Over the years I have observed many supervisors conduct safety training sessions, tool box talks and one-on-one coaching with employees. Sometimes supervisors are terrific in sharing the topic, but most often the process is painful to watch.
It’s a fact; most supervisors aren’t very good trainers or coaches. But all is not lost, we can help them improve. In conversations about their training role, I’ve been given many reasons (or excuses) why they are not good at training, like “it’s not my job”, “I don’t have the time to prepare”, ” I don’t really know the topic very well”, and “nobody listens anyway”.
In digging deeper I’ve found that most supervisors haven’t learned how to be a good trainer or communicator, and all these reasons they give for their poor training performance are really justifications for continuing to do an inadequate job of educating their employees on safety.
Please don’t get me wrong, for the most part supervisors care about employee safety. The problem is that they see this training responsibility as one that is difficult, and one they don’t feel good about. Here is our opportunity tor really shine and gain credibiltiy with our supervisors!
Here are three ideas you can try to build confidence and begin to increase their training skills.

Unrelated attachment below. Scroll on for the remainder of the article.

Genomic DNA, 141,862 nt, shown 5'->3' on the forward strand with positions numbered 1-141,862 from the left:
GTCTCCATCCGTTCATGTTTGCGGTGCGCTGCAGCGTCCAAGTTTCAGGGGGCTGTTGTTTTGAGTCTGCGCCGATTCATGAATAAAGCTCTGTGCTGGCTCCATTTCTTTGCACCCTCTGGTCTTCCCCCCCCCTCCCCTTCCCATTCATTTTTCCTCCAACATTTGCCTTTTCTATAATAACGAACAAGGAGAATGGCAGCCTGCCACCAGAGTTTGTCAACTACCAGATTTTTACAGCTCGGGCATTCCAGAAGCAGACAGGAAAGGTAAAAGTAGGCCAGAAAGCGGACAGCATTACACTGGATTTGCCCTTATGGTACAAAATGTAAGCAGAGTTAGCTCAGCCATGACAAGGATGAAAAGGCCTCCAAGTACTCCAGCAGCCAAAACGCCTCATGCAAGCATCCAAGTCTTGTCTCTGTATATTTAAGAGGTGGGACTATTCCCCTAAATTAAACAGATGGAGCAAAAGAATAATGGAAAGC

Tip #1 – Supervisors understand the basics of safety, so it’s our job to help them realize how much they know about various topics. Conduct a group meeting with your supervisors. Write several safety topics (lockout tag out, chemical safety, slip and fall prevention, etc.) on a flip chart, or provide as a handout. Ask them to break into groups of 3 and to chose one of the topics (one topic per group). Next, each group discuss and list the important safety points about the topics. After 5-10 minutes, ask each group to share their list and discuss. During the discussion, encourage the other groups to add other points that might have been missed. Last, have the entire group prioritize the items on the list. At the end you have created a great content outline on each topic with the most important items prioritized, and even better you’ve demonstrated how much your supervisors already know about safety. This is also a great confidence builder.
Tip #2 – Ask the supervisors, either in a group setting or individually to think about one of the safety topics and to visualize what it looks like as it is being done correctly in their work area. Next, ask if they can think of a time when they had to deal with the topic, either in a preventive mode or in reaction to a mishap. Have them write a short description of what happened. Finally, ask them to share their description or story with the group. After the supervisors have shared their stories, point out that one of the best ways to educate adults is through telling stories.
So the next time your supervisors need to conduct safety training on any subject, ask them to think of and visualize a situation that relates to the topic and form a brief story that can be shared with the employees. This creates a visual image that will helps adult learner own the content of the story, and makes the training more relevant to their specific work area.
Tip #3: The same as #2, except after telling the story with the employees to be trained provide a video, handout materials or a link to web training. Ask them to watch, read or complete the training and then take a short test. Studies have shown that the use of a story at the beginning of instruction will greatly improve retention and test results.